Meditations for Advent: 3. Moving Toward Joy
The third stage of our journey toward joy is more difficult than what has gone before. Last week we focused on practical things we can do to strengthen our relationships. In Philippians 3, the Apostle Paul calls on us to examine ourselves, to use our discouragement and grief to mature and grow with purpose and joy—to move forward from where we are today.
This week’s study includes seven Meditations, and you can choose whether to reflect on the entire chapter at once or carve out a few minutes each day to meditate. You might like to keep a journal, jotting down your thoughts. As you read each passage of Scripture, ask yourself:
- Which keyword or theme speaks to me today?
- What lesson can I learn from this passage?
- What can I give over to God?
- Whom do I know—family members, friends, famous people, even literary figures—who model the character trait or attribute I need today?
- What am I thankful for today? What were my moments of joy?
Paul assures the Philippians that it’s no trouble for him to take the time to advise them on how to find joy in the midst of their suffering. Throughout his letter, he says Rejoice! He wants them to find the same joy that he has in spite of his imprisonment, and he wants them to celebrate that joy in community.
He sees the external and internal threats to them—a tiny, poor, persecuted community of Christians in a pagan Roman colony. If that wasn’t bad enough, the congregation is riddled with dissension and disagreement. Divided, they cannot find joy; and they lack the unity that would give them strength in the face of their enemies.
Finding joy is difficult, especially when Christmas comes as an unwelcome intruder to remind us of our losses and of unwanted changes in our lives. It requires careful advance planning, enlisting family and close friends for support and focusing on the true meaning of Christmas—the birth of Christ and the hope and peace He brings.
Each December I take an afternoon off to clear my mind and heart of the clutter and clamor of the Holidays. I turn off my iPhone and iPad. I brew a pot of tea; and if it’s cold, I light a fire. Then I sit in silence to listen to The Messiah and read the Christmas story from the Gospels of Matthew and Luke.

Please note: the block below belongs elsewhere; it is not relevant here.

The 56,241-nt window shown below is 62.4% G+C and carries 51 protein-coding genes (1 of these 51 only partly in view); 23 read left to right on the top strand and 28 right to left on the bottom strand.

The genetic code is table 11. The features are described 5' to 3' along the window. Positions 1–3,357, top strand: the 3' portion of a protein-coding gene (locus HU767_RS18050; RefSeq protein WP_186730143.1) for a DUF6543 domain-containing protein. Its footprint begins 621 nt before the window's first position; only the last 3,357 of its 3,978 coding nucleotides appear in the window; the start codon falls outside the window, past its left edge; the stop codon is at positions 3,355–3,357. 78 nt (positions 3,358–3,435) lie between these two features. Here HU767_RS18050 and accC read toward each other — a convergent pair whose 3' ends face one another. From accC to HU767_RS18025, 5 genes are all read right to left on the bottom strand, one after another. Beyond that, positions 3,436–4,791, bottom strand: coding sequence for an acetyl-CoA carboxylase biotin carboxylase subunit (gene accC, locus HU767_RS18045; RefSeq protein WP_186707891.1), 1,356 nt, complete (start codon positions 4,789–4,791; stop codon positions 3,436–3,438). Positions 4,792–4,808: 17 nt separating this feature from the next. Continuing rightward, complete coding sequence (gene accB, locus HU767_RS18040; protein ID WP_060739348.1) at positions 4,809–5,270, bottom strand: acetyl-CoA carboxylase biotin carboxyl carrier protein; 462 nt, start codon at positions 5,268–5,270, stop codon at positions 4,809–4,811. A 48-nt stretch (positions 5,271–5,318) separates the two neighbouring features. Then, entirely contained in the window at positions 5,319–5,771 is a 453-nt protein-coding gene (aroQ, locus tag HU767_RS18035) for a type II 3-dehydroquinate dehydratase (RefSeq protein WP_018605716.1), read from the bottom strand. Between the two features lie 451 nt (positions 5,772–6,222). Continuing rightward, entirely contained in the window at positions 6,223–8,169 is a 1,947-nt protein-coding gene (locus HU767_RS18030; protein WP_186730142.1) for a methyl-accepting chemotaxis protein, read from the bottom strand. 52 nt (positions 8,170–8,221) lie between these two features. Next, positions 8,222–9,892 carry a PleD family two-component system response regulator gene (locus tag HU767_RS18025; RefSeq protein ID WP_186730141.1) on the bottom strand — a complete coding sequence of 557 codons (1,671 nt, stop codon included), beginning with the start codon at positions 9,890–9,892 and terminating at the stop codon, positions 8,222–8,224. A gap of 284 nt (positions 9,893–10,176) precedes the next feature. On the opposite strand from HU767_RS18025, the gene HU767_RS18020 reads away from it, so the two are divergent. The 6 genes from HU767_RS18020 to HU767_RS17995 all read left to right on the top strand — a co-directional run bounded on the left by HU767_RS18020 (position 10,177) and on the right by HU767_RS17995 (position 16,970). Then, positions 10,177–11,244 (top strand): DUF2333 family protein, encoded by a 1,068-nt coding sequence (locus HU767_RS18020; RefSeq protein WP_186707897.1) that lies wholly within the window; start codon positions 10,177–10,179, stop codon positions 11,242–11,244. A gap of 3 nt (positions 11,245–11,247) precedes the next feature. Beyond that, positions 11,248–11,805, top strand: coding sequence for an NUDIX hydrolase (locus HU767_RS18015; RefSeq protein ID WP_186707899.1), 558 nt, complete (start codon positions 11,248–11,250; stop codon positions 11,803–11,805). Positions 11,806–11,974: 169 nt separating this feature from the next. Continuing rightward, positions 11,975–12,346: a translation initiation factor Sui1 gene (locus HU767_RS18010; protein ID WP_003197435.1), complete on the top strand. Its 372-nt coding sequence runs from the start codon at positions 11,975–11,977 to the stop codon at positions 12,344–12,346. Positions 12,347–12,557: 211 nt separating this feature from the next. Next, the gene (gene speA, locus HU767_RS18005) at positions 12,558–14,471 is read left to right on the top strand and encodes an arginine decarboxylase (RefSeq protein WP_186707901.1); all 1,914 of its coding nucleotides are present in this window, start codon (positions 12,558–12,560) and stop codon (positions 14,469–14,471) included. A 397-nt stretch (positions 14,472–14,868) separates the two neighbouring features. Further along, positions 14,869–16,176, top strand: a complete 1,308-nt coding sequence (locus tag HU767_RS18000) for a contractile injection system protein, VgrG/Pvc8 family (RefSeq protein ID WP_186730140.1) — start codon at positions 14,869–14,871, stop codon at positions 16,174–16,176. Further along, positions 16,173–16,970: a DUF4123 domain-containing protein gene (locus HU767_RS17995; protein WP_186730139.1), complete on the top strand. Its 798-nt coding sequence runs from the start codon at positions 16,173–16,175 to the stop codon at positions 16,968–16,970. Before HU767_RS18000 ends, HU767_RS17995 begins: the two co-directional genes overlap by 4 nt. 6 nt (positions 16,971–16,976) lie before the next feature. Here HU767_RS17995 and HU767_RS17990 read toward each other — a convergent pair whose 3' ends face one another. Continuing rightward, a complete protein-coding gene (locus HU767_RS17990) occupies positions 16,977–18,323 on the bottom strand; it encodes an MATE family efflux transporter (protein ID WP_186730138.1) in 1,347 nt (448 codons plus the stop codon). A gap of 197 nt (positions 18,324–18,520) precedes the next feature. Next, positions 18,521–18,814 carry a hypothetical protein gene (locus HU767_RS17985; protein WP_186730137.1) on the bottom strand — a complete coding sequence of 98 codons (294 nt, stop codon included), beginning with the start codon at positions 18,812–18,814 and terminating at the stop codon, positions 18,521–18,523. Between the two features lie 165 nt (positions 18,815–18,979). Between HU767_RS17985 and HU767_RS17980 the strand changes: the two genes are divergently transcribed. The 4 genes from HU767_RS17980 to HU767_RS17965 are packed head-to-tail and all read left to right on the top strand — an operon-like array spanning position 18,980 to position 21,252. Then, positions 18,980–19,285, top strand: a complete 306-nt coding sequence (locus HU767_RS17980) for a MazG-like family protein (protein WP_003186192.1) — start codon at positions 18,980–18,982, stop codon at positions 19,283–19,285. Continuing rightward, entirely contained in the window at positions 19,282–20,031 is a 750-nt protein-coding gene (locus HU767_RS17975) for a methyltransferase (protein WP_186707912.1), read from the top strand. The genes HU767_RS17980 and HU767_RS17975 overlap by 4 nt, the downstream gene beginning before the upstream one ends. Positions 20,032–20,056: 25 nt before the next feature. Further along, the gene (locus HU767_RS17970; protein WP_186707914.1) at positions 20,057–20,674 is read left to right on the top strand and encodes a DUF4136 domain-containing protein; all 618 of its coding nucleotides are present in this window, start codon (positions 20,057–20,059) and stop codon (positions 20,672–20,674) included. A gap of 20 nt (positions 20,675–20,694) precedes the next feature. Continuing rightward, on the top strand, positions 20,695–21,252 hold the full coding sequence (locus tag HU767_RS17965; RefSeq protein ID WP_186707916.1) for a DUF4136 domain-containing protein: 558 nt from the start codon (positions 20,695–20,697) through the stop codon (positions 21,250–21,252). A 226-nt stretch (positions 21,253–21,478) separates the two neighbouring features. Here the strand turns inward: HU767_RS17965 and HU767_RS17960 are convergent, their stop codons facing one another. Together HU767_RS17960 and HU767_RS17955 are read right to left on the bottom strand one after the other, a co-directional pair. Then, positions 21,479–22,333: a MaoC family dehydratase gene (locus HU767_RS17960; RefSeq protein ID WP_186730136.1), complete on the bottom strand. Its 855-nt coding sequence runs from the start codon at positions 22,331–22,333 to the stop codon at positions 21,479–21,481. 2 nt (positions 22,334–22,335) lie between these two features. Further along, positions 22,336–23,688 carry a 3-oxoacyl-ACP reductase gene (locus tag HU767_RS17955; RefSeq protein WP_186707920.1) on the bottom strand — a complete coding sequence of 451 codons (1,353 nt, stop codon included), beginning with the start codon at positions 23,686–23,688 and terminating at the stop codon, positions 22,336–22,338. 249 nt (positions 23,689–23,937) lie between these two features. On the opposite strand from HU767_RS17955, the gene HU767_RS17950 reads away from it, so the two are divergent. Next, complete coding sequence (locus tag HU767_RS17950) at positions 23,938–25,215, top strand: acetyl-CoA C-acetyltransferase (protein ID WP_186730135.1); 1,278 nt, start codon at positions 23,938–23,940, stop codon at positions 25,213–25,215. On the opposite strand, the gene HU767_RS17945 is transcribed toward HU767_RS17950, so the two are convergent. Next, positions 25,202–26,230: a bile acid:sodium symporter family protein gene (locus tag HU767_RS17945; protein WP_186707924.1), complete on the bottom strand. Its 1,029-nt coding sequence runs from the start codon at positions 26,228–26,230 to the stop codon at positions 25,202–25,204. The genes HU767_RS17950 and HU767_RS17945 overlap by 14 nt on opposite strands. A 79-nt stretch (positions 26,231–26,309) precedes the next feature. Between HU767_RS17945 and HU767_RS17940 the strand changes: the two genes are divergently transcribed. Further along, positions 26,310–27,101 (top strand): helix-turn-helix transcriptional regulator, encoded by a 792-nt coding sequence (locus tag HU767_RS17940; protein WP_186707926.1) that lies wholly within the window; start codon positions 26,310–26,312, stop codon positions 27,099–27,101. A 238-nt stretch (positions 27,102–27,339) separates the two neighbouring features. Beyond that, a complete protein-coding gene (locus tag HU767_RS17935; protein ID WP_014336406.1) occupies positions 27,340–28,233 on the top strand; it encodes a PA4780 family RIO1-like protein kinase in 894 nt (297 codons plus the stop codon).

After reminding his readers to find joy in the midst of adversity, Paul issues a stark warning: Beware of the dogs, beware of the evil workers, beware of those who mutilate the flesh.
Paul is referring to Jews and to Christian Judaziers who insist that all believers be circumcised. They are examples of the wrong kind of role models. The only circumcision God cares about is spiritual, not physical. (Garland, 236)
Until now, Paul has been positive in his letter, with subtle hints about problems in the church. We can take a lesson from him. Sandwich criticism. Begin and end with positive statements. The criticism itself is the meat of the sandwich—in the middle—between two slices of praise and encouragement.
He proceeds to offer himself as a proper role model. He can match the Jews in lineage and in service to the temple. However, when he became a believer, he renounced all that and became an imitator of Christ. Rather than boasting about himself, he now boasts in Christ—giving all the credit to Him.
This reinforces what Paul says earlier in Philippians, the theme of last week’s Meditation: Do nothing from selfish ambition or conceit, but in humility regard others as better than yourselves. Philippians 2:3 NRSV
As a new widow, BEWARE! was the word that screamed out to me. My accountant advised, “Trust but verify.” We are vulnerable in times of fear, anxiety and loss. And there are those who prey on the weak and the vulnerable. It may be a shady contractor, trying to take advantage of your desperate need to rebuild your home after Harvey. It may be someone who preys on your loneliness by faking love and friendship, when in fact they are manipulating you to serve their self-interest, whether it is financial, status and prestige or sexual.
With God’s help, we can find the wisdom and discernment to recognize the “dogs and evil workers” and the courage to resist them, while not allowing them to make us bitter or untrusting.